Hyperpolyglot & HYPIA Scholar
Name: Nahuel Sebastián Vento
Nationality or Ethnicity: Argentinian
Where do you live?: Buenos Aires
Languages: Spanish (native), English and Greek (fluent), Italian (intermediate), Arabic and German (lower-intermediate), Turkish and Hebrew (basic).
1. What’s your story? How did you get into all these languages?
I feel that I opened my passion a long time ago: my case is a common case, a case where the inspiration that derives from language learning has come with me all along these years. My strength is focused on the aspects that are related to the grammar or syntax of the languages I learn. It all began with English, at a humble English institute where I learnt the basics of the language. This would be the proof of my love for languages given that I am a translator of English and Spanish. I am stirred when I study languages. I feel something deep inside, stirring, like a wave in the ocean. With the other languages I found a pleasure unique of its kind when I went to the library of my school and I learnt languages on my own. I was the very nerdie guy who used to open every book that was in the library of my school and which could allow me to study a foreign language. I always was aloof and abstracted with my books. It was my passion to bring together the knowledge of different topics.
2. Which language(s) do you wish you could spend more time practising?
This is one subject which sometimes makes me think that being a polyglot complies with the Argentinian saying that goes “Quien mucho abarca poco aprieta” (roughly translatable as ‘Jack of all trades, master of none’). I have less practice in German and Hebrew given that I have just started learning Hebrew on my own. English is almost a daily language for me. I read English almost on a daily basis since I adopted the language as a kid.
3. What are some languages you’d like to learn in the future?
Japanese is one of the languages that would be in my horizon, just like Turkish or Chinese. I hope that the countries do not evolve their languages commercially too fast so that I can catch up with them.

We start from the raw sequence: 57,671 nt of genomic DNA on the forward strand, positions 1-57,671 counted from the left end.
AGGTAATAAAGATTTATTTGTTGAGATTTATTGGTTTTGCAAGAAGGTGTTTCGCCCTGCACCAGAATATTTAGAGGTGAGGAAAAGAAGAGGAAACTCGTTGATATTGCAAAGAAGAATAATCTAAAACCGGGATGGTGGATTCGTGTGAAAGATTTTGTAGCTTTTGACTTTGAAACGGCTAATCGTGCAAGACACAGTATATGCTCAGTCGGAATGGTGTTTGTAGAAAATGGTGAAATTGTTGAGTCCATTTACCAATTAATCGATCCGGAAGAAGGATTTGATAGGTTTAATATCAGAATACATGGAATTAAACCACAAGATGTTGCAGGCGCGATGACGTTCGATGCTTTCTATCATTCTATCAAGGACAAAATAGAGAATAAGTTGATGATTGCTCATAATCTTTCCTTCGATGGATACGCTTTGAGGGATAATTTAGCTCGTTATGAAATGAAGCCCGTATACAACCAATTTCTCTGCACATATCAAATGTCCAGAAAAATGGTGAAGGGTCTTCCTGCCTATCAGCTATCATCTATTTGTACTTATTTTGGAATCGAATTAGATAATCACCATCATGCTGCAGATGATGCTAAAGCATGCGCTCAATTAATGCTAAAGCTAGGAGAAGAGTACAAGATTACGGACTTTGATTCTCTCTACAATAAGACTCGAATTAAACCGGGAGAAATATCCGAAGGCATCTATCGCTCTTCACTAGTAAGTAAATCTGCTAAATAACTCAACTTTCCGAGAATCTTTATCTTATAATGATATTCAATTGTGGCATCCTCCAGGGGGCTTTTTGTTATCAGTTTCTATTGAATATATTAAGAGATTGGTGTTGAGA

4. So let’s be honest, what’s the sexiest language?
The sexiest language, in my humble opinion, is the language that makes you marvel at the pronounciation together with the style of composition. In my opinion, I find Greek pronounciation very sexy. But in the end all of the languages are sexy if one is able to live with pleasure its cadence and rhythm. Well used, the language can give you an infinite source of interest and charm. Although it is hardly everything there is, one can affirm that learning a language is a question of liking and taste. A language makes your mind crack like a nut every time you encounter something new.
5. What’s the greatest pleasure you get from speaking so many languages?
Although many people find pleasure in socializing and making friends (these are some of the advantages of learning a foreign language) with the central aim of building their language, I personally find pleasure in studying the context of the languages per se, be it the grammar or the style of each language. I can speak many languages and I guess it is the case of so many youngsters but I personally strive to get a good comprehension of the language which I speak. I personally feel that learning a language gives you a distinct pleasure of feeling the adrenaline each time you open a book. Once a person doesn’t know you, you can ask him or her to guess in which language you will be speaking.